For Immediate Release
March 29, 2001
Nigerian Supreme Court unanimously affirms patient's right to choose medical treatment
BENIN CITY—On March 2, 2001, the nation’s highest court handed down a landmark decision that a patient has a constitutional right to object to a specific medical treatment such as a blood transfusion. The Court ruled that a patient’s freedom of choice is founded on fundamental rights protected by the 1979, and now the 1999, Constitution. The five Justices of the Supreme Court unanimously upheld the decision of the Court of Appeal, Lagos, in a case involving a charge of “infamous conduct” brought against a medical doctor for failing to administer a blood transfusion to a patient.
The patient, one of Jehovah’s Witnesses, refused a blood transfusion for religious reasons. The hospital discharged her in critical condition after ten days. Treatment was continued at another hospital. by a doctor who is also one of Jehovah’s Witnesses. She died after four days. Her mother and uncle brought the Witness doctor before the Medical and Dental Practitioners Disciplinary Tribunal, where he was found guilty of “infamous conduct.” He appealed, and the Court of Appeal quashed the Tribunal’s decision.
The Tribunal then appealed to the Supreme Court, which upheld the Court of Appeal’s decision. Delivering the lead judgment, Justice Emmanuel Ayoola stated: “That the patient’s consent is paramount has been determined in several cases in the United States of America where this area of law has received considerable judicial attention.” Justice Samson Uwaifo went on to hold that forcibly proceeding to apply treatment “of a radical nature such as surgery or a blood transfusion” to a patient without consent would “amount to a trespass to the patient.” He further observed that the doctor “understood the situation and did his best to treat her” when she “wanted treatment other than by blood transfusion.” Justice Ayoola noted that the Tribunal was not helpful when it asked that the doctor either terminate treatment of the patient or transfer her because of her request.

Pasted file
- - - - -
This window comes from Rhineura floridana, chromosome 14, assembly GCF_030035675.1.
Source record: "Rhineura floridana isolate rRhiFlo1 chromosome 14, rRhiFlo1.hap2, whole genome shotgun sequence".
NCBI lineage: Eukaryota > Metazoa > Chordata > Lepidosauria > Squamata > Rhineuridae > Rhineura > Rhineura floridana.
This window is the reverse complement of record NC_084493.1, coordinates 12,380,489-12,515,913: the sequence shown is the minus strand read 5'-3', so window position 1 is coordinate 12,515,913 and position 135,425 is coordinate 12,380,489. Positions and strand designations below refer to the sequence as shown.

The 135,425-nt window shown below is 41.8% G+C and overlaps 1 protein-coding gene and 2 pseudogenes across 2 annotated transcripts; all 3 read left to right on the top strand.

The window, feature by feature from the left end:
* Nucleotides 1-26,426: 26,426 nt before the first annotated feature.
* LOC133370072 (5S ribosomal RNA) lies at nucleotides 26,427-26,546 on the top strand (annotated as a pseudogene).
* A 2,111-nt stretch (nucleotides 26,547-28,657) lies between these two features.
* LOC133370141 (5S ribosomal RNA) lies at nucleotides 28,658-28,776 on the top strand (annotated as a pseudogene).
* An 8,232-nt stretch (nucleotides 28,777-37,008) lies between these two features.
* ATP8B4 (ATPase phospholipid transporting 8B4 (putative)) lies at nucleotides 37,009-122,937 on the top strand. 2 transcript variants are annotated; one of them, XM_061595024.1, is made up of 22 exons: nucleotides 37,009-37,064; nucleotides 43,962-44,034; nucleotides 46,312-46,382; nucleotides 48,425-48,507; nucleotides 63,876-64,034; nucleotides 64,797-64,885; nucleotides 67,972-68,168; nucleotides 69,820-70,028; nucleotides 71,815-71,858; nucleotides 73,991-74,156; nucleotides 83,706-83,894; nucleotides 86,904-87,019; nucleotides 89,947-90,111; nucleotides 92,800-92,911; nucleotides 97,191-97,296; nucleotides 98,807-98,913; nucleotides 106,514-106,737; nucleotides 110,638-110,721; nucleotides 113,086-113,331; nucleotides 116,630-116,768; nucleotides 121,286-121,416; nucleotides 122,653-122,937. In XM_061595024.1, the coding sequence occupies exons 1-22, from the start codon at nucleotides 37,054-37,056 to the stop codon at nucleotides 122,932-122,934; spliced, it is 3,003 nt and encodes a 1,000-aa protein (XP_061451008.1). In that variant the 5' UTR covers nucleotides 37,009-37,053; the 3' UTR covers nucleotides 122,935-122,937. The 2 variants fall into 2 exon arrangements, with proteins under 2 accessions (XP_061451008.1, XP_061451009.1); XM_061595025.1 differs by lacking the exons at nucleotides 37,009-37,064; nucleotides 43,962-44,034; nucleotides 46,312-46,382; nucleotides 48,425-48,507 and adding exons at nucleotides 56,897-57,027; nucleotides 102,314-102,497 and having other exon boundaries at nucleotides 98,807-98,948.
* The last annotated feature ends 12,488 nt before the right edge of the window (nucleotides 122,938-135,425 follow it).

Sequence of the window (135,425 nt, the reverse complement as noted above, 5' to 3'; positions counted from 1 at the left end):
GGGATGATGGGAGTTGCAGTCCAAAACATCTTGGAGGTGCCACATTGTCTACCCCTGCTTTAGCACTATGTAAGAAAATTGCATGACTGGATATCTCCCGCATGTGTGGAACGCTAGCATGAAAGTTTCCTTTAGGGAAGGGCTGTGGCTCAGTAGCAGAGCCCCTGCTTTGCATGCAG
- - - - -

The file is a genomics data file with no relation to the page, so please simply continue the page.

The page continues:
Mr. Daniel Odibe, lead counsel for the respondent observed: “With the growing awareness of the hazards of blood transfusion, such as the transmission of blood-borne pathogens and suppression of the immune system, this decision is a signal service to patients who opt for nonblood treatment. It is a boon to doctors who take advantage of advancements in medical knowledge and use nonblood therapies that avoid the risks associated with blood transfusions when treating Witnesses and others not wanting blood.”
Jehovah’s Witnesses have a program for assisting doctors who have indicated their willingness to treat patients without using blood. Under this program over 4,000 doctors in Nigeria are provided with literature that details the latest medical advances in bloodless medicine and surgery.
Contact: J. R. Brown, telephone: (718) 560-5600